Recycling, Sierra Leone-style. The metal tube hanging from the tree next to Zainab is the Moria school bell, fashioned from the exploded shell which destroyed part of the school during the war (still not repaired). The shell was dropped by rebel forces. We checked the inside to try to find out where the shell was made, but other than a model number, it had no identifying marks. Interestingly, after leaving the school (students here are writing about peace with their USA twins), I spent the morning with a former child combatant, taken into the rebel forces at age ten, moved on to become leader of the rebel forces in the neighbouring district and now a prime campaigner for peace and reconciliation. He has developed some very inspiring programs that bring together young people from all side of the conflict to work hand-in-hand on community income-generation, agriculture and peer education programs. I imagine how useful it would be to do the same with children in countries that suffer from and that perpetuate wars through arms trade, though suppose in some ways that’s what this school twinning project of ours is doing. The teachers at Moria meanwhile, chuckle over the incongruity of their small recycling effort. And small statistics like these keep coming at me (3% of global military expenditures is needed to meet the goal of eliminating world hunger, Canada exports weapons to over 70 countries including countries subject to arms embargoes, and the USA to 174, etc.)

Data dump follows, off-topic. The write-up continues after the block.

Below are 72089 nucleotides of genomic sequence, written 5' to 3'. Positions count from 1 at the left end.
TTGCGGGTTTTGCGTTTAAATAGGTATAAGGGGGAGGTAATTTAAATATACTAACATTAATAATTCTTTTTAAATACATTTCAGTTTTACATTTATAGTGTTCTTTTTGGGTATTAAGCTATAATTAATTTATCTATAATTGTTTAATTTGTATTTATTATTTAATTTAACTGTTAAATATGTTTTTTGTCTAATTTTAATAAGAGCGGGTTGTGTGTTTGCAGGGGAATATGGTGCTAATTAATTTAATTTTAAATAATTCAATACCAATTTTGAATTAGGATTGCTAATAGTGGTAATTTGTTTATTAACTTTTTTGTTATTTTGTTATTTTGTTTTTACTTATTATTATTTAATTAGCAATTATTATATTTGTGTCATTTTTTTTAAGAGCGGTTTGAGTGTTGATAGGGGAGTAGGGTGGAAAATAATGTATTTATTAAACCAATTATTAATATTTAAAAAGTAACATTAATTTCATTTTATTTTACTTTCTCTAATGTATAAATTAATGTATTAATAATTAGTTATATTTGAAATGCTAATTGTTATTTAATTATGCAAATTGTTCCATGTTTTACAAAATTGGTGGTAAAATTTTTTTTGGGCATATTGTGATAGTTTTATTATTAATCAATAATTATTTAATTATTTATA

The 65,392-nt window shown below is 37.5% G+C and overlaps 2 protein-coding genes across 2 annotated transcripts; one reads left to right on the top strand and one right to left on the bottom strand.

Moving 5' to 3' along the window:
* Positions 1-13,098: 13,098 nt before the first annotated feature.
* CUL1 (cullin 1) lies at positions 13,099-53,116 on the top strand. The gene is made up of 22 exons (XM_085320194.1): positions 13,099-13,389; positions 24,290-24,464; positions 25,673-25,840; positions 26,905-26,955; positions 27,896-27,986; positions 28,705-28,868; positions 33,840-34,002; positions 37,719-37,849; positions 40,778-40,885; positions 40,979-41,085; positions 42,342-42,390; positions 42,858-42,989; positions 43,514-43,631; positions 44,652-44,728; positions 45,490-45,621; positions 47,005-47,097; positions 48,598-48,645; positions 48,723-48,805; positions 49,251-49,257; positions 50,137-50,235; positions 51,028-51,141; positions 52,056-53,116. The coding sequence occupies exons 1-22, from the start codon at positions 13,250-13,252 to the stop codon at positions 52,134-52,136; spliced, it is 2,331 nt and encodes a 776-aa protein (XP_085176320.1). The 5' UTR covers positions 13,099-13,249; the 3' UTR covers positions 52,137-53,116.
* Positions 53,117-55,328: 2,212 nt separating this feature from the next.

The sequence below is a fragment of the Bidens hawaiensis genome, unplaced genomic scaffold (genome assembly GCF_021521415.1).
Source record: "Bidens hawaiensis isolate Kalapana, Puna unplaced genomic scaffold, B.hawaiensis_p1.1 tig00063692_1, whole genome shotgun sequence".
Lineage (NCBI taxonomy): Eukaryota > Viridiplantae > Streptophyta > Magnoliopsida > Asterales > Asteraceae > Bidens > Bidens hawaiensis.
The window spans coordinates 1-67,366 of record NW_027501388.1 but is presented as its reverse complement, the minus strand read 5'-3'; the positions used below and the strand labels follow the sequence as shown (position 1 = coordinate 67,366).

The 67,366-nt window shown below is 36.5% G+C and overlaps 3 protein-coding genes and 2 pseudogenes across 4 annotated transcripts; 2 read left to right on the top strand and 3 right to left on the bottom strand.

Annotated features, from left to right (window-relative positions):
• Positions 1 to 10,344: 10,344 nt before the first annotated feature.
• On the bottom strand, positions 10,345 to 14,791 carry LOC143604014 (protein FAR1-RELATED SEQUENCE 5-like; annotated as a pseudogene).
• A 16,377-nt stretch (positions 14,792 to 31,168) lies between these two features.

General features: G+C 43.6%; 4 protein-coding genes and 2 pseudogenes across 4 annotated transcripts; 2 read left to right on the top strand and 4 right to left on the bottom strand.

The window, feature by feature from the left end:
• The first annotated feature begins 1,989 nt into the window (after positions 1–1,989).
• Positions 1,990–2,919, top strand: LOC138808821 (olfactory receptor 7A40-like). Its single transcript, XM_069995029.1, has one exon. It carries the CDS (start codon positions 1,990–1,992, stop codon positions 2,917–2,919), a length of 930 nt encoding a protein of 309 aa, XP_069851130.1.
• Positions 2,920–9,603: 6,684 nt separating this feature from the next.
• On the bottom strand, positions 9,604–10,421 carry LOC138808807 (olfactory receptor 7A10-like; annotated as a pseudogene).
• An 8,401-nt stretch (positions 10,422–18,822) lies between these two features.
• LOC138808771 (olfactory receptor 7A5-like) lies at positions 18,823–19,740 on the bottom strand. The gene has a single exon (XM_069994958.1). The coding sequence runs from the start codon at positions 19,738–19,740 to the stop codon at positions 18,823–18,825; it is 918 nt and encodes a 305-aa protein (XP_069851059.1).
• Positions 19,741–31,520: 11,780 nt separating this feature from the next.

This week I’ve been caught between two worlds as teachers in Mapaki and the rest of the chiefdom struggle to fulfill an impossible mandate given to them. Schools here struggle to manage without buildings, teacher salaries, chalkboards, chalk or books but have been told that, in a country without electricity or access to computers, all primary schools must submit student exam data through computer-generated database software, backed up with printed documents. And have one week to do so. Using four partially working laptops, a half functioning scanner and borrowing use of a printer in Makeni (that only works when the office generator has fuel), Kouame, several teachers and I have been burning the midnight oil, burning up the road between Mapaki and Makeni, and burning out our solar panels trying to complete this herculean task for five schools. Disks and printed pages were handed in under the deadline today despite many setbacks, but will probably need redoing as the software (or we) didn’t quite function as expected. Apparently the radio waves are filled with schools pleading for this program to be scuttled or postponed. During all of this, it’s been next to impossible to find fuel in the district as the fuel sellers are in dispute with the government over pricing. We had to beg for a liter of petrol to get the motorbike to Makeni, where we heard a rumour that one filling station was selling fuel for an hour or so. Long lineup and pandemonium. Actually, lack of access to fuel seems to be a common occurrence and many a time I’ve expected to be stranded on the road with a dry fuel tank. Today, after two flat motorbike tires on the road home, fortune and the kindness of strangers kicked in and we got home safe and sound. As we seem to average about two flat tires a month, I think I’ll start carrying a pump. Happy to report that I’m starting to learn a lot from experience about motorcycle maintenance and operation.